restricted access Masking Selves, Making Subjects: Japanese American Women, Identity, and the Body (review)
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Modern Fiction Studies 46.4 (2000) 1045-1047



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Book Review

Masking Selves, Making Subjects: Japanese American Women, Identity and the Body

Theory And Cultural Studies

Traise Yamamoto. Masking Selves, Making Subjects: Japanese American Women, Identity and the Body. Berkeley: U of California P, 1999. xii + 304 pp.

Reflecting on a 1938 photograph of her grandparents posing with their two-year old daughter and her doll, Traise Yamamoto writes, "it is difficult to tell whose face is more impassive, the doll's or my grandmother's." This is the kind of description one might expect from an orientalist, but Yamamoto has reclaimed the trope, explaining that her grandmother, like the authors described in this study, could show a face "that understands its own readability," a face that is able to "contain what must be feelings of chaotic desperation" even though its "surface is absolutely smooth." Masking Selves, Making Subjects examines Japanese American women's narratives as they "employ discursive strategies that are ethnic-specific" and respond to "orientalist constructions." Yamamoto contrasts her understanding of the "mask" with readings of the Japanese face performed by westerners like Roland Barthes. Although Barthes ventures a semiotic reading of a culture he admires, Yamamoto dismisses him as an outsider who is wrong about Japan and who only re-enforces cultural stereotypes. It seems, however, that readings and misreadings go both ways. It is disappointing that a study on the "Japanese American subject whose self is, in a sense, defined by its own participation in reappropriative acts of masking," should begin by establishing Edward Said's static orientalist construct of us and them. Said's theory does not account for the mask used as a protective discourse in traditional Japanese culture, a mask often misperceived by Westerners as the veil of impassivity and inscrutability. Similarly, the critic's attention to the "feminization" of Japan by the West seems to eclipse the problems of Japanese womanhood as they relate to Japanese society.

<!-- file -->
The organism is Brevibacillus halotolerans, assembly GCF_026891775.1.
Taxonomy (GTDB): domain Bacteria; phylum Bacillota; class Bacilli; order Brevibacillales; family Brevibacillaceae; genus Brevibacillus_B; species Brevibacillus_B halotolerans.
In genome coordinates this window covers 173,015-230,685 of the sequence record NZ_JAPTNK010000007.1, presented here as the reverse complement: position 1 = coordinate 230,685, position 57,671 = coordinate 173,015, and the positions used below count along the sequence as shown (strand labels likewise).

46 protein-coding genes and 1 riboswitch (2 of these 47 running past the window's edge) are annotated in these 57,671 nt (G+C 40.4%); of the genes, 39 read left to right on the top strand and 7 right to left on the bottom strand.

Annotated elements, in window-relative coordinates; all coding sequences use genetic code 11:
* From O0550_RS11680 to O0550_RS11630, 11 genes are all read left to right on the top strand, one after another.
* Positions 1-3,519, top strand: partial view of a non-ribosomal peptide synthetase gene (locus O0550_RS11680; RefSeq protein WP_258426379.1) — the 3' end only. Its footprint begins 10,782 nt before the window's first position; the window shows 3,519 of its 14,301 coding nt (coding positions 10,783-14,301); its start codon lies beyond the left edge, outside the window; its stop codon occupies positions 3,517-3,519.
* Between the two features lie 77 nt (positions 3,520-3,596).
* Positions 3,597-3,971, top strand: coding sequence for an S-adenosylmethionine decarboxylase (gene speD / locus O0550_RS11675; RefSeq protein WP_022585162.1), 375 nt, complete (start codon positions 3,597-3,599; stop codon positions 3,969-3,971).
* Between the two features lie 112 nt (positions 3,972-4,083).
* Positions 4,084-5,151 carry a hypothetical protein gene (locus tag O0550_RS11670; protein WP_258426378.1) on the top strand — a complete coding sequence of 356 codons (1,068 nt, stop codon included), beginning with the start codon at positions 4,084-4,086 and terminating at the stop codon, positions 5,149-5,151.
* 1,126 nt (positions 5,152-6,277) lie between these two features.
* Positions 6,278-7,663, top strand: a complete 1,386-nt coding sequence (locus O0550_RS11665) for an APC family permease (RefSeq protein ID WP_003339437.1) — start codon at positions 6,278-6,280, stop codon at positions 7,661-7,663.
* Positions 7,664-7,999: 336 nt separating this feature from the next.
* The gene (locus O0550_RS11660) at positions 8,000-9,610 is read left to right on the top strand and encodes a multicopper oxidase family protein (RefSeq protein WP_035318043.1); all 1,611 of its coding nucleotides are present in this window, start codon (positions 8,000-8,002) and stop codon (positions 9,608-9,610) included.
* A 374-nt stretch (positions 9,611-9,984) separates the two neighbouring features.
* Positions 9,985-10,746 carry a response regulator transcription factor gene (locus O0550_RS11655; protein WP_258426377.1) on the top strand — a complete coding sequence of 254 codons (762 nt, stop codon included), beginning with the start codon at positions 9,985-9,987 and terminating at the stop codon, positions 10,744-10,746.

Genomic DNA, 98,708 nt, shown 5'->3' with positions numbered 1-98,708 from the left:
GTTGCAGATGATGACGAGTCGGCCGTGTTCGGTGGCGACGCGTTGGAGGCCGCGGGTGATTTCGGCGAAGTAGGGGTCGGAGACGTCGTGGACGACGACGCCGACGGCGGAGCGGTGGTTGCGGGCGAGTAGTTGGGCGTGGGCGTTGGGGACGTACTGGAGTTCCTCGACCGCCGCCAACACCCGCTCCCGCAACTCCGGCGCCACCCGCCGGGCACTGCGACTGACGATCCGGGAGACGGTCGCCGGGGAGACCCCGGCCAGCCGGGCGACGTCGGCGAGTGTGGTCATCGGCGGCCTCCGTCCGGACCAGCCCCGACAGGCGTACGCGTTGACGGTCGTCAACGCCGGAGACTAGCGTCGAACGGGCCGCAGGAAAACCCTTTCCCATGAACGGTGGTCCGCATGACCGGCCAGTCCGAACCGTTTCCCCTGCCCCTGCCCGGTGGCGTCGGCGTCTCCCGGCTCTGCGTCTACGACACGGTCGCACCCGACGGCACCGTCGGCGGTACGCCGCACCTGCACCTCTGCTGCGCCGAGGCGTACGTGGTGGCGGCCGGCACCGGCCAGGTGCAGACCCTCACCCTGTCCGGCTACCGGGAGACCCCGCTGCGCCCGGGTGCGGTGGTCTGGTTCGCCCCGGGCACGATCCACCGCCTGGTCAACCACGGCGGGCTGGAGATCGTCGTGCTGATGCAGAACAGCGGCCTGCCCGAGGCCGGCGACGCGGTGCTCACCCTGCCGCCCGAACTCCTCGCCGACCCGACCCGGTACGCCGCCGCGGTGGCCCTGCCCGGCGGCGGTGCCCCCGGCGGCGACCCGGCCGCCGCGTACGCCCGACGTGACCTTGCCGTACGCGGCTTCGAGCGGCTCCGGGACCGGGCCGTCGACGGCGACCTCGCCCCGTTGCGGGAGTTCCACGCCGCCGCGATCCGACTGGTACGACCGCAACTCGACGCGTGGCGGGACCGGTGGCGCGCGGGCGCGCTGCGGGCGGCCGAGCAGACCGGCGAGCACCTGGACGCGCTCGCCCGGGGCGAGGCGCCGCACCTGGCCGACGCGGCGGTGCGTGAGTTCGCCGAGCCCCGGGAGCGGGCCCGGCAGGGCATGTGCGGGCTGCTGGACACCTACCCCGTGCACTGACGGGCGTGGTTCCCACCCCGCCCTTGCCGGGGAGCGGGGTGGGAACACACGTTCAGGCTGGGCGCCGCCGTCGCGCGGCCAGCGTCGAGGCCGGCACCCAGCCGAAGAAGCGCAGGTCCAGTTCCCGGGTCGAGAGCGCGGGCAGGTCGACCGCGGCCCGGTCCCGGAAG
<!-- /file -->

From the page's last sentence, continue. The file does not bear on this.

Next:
If Masking Selves, Making Subjects fails to situate Japanese American women's writing in a neat orientalist context, it does adroitly apply feminist and narrative theory in service of the author's own sensitive and sophisticated readings of several important authors. Her literary discussion begins with the Nisei autobiographies of Monica Sone, Jeanne Wakatsuki Houston, and Yoshiko Uchida, all of whom endured the injustice and hardship of internment during World War II. The experiences of these women raise questions about the relationship between citizenship [End Page 1045] and cultural identity, the figures of dissolving fathers and persevering mothers, and the escalating tension between Japanese parents and their American-born children. Although Yamamoto links narratives by women, people of color, and other marginalized groups in order to eschew the confessional mode and instead speak for the collective situation, she finds that the Japanese Americans "also construct, protect and give voice to 'that other, private self.'"

Rejecting the paradigm that attempts to interpret Asian American culture exclusively in terms of generational conflict, thus obscuring issues of class and gender, the chapter "Mothers, Daughters and the Trope of Maternal Absence in Japanese American Women's Fiction" highlights the "necessity for the daughter to both differentiate from and identify with the mother, who models survival as a simultaneously raced and gendered subject." The critic re-examines some powerful stories like Hisaye Yamamoto's "Seventeen Syllables" (1949) and "Yoneko's Earthquake" (1951), both written from the point of view of child and teenage daughters who see their mothers briefly escape the entrapment of marriage in rural, racially isolated communities. This chapter also provides detailed, well-balanced readings of Joy Kogawa's novel Obasan (1981), Cynthia Kadohatas' The Floating World (1989), and the short fiction collected in R. A. Sasaki's The Loom (1991). Although some of the summaries are a bit clinical and dry, with little attention to visual and aural detail, Yamamoto negotiates earlier criticism and current theory to situate her own clear interpretations.

The final chapter on Japanese American poetry focuses primarily on the socio-political importance of the work rather than the art...


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